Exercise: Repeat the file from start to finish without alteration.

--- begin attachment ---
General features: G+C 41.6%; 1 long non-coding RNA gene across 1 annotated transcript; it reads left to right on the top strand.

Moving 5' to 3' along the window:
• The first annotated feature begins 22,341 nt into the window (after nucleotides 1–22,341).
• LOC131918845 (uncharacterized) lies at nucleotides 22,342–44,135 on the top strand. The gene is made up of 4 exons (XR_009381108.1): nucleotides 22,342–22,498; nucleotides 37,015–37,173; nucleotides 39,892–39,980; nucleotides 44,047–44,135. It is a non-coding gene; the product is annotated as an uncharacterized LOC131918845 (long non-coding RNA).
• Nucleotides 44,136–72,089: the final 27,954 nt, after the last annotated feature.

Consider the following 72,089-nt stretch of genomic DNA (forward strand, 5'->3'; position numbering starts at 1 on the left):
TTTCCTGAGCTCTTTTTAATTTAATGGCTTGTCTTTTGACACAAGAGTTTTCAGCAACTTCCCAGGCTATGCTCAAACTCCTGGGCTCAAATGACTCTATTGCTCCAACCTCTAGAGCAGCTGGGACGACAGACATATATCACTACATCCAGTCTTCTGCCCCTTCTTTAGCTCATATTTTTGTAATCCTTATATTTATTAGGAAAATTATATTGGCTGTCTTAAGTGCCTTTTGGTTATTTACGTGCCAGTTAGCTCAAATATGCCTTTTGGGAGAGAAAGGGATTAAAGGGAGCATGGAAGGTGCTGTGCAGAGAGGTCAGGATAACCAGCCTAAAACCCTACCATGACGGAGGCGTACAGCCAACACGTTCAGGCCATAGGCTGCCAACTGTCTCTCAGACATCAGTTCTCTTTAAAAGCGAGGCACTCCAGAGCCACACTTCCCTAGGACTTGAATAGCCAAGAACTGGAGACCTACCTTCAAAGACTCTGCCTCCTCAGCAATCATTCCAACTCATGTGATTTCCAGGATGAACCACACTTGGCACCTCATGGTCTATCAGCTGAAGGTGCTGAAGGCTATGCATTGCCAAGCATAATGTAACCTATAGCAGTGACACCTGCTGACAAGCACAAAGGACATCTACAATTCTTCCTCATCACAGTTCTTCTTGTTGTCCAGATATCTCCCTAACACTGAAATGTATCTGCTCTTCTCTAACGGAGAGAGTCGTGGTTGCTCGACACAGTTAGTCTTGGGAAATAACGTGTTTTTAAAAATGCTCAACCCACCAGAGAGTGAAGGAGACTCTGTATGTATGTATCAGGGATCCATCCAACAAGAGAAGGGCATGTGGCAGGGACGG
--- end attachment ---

General features: G+C 41.6%; 1 long non-coding RNA gene across 1 annotated transcript; it reads left to right on the top strand.

Moving 5' to 3' along the window:
• The first annotated feature begins 22,341 nt into the window (after nucleotides 1–22,341).
• LOC131918845 (uncharacterized) lies at nucleotides 22,342–44,135 on the top strand. The gene is made up of 4 exons (XR_009381108.1): nucleotides 22,342–22,498; nucleotides 37,015–37,173; nucleotides 39,892–39,980; nucleotides 44,047–44,135. It is a non-coding gene; the product is annotated as an uncharacterized LOC131918845 (long non-coding RNA).
• Nucleotides 44,136–72,089: the final 27,954 nt, after the last annotated feature.

Consider the following 72,089-nt stretch of genomic DNA (forward strand, 5'->3'; position numbering starts at 1 on the left):
TTTCCTGAGCTCTTTTTAATTTAATGGCTTGTCTTTTGACACAAGAGTTTTCAGCAACTTCCCAGGCTATGCTCAAACTCCTGGGCTCAAATGACTCTATTGCTCCAACCTCTAGAGCAGCTGGGACGACAGACATATATCACTACATCCAGTCTTCTGCCCCTTCTTTAGCTCATATTTTTGTAATCCTTATATTTATTAGGAAAATTATATTGGCTGTCTTAAGTGCCTTTTGGTTATTTACGTGCCAGTTAGCTCAAATATGCCTTTTGGGAGAGAAAGGGATTAAAGGGAGCATGGAAGGTGCTGTGCAGAGAGGTCAGGATAACCAGCCTAAAACCCTACCATGACGGAGGCGTACAGCCAACACGTTCAGGCCATAGGCTGCCAACTGTCTCTCAGACATCAGTTCTCTTTAAAAGCGAGGCACTCCAGAGCCACACTTCCCTAGGACTTGAATAGCCAAGAACTGGAGACCTACCTTCAAAGACTCTGCCTCCTCAGCAATCATTCCAACTCATGTGATTTCCAGGATGAACCACACTTGGCACCTCATGGTCTATCAGCTGAAGGTGCTGAAGGCTATGCATTGCCAAGCATAATGTAACCTATAGCAGTGACACCTGCTGACAAGCACAAAGGACATCTACAATTCTTCCTCATCACAGTTCTTCTTGTTGTCCAGATATCTCCCTAACACTGAAATGTATCTGCTCTTCTCTAACGGAGAGAGTCGTGGTTGCTCGACACAGTTAGTCTTGGGAAATAACGTGTTTTTAAAAATGCTCAACCCACCAGAGAGTGAAGGAGACTCTGTATGTATGTATCAGGGATCCATCCAACAAGAGAAGGGCATGTGGCAGGGACGG